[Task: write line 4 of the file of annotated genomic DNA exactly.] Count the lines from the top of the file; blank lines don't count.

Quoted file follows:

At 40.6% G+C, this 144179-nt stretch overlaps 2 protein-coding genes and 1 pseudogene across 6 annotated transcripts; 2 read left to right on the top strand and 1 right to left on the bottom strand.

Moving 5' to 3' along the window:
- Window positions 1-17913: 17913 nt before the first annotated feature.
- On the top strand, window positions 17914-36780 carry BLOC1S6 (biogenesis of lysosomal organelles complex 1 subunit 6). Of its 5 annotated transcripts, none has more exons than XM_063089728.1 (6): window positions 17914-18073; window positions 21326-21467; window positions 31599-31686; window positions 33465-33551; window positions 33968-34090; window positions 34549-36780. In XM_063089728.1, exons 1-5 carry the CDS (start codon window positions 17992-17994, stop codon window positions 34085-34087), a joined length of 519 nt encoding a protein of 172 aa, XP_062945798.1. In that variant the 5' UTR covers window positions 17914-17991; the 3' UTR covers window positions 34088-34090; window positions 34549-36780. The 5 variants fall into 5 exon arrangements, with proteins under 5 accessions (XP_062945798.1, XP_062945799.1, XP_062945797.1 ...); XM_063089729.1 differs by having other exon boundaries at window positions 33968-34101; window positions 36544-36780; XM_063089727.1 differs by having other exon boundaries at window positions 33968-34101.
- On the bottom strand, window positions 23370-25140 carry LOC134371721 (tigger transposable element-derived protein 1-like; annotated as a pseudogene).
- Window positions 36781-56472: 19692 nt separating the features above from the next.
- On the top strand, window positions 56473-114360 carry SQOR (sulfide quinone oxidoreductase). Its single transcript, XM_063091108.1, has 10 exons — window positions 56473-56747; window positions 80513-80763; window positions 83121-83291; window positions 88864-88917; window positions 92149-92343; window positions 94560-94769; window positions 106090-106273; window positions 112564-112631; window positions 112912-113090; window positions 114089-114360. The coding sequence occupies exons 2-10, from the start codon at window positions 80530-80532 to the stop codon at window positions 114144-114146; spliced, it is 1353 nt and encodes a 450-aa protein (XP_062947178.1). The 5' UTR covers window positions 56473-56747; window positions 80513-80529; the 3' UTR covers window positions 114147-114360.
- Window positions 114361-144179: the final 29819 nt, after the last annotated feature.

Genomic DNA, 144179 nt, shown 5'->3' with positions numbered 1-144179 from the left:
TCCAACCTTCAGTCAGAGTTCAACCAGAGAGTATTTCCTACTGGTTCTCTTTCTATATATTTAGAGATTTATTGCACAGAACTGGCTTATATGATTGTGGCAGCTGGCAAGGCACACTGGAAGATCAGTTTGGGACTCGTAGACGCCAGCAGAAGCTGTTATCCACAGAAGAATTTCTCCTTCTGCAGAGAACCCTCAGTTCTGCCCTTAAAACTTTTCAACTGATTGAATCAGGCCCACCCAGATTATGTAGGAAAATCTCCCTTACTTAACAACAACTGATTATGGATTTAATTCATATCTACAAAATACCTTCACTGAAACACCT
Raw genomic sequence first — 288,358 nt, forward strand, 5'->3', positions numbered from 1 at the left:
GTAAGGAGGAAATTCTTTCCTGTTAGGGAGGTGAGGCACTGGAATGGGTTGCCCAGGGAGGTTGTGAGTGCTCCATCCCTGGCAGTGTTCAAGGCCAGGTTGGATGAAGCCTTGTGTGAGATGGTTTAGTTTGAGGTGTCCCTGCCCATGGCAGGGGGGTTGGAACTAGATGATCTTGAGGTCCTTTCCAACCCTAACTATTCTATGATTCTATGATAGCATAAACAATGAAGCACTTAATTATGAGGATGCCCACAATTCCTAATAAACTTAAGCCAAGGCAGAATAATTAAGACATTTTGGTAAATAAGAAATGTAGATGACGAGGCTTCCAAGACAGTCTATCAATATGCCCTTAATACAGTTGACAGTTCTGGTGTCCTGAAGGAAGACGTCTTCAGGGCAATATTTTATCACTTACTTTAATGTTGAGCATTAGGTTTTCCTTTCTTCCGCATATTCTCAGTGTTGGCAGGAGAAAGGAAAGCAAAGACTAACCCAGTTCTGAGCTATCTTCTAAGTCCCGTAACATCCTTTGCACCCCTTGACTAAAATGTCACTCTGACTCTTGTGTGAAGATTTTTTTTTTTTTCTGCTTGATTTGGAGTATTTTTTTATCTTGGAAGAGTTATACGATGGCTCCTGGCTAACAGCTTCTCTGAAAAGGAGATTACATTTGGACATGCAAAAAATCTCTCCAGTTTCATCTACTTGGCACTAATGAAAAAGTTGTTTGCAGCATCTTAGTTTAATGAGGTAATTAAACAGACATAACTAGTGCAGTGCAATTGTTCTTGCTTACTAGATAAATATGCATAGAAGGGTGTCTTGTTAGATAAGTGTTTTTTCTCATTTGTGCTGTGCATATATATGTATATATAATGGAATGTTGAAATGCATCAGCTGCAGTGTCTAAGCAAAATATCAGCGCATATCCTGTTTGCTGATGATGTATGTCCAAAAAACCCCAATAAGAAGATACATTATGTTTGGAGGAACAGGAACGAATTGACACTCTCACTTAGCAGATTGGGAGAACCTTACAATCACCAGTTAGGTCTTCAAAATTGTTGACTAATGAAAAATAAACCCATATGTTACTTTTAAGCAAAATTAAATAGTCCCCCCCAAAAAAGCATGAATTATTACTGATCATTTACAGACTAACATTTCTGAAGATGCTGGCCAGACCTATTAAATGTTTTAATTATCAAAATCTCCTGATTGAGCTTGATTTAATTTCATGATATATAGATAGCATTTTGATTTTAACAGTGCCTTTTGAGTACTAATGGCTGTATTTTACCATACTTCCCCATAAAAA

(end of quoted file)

- On the top strand, window positions 17914-36780 carry BLOC1S6 (biogenesis of lysosomal organelles complex 1 subunit 6). Of its 5 annotated transcripts, none has more exons than XM_063089728.1 (6): window positions 17914-18073; window positions 21326-21467; window positions 31599-31686; window positions 33465-33551; window positions 33968-34090; window positions 34549-36780. In XM_063089728.1, exons 1-5 carry the CDS (start codon window positions 17992-17994, stop codon window positions 34085-34087), a joined length of 519 nt encoding a protein of 172 aa, XP_062945798.1. In that variant the 5' UTR covers window positions 17914-17991; the 3' UTR covers window positions 34088-34090; window positions 34549-36780. The 5 variants fall into 5 exon arrangements, with proteins under 5 accessions (XP_062945798.1, XP_062945799.1, XP_062945797.1 ...); XM_063089729.1 differs by having other exon boundaries at window positions 33968-34101; window positions 36544-36780; XM_063089727.1 differs by having other exon boundaries at window positions 33968-34101.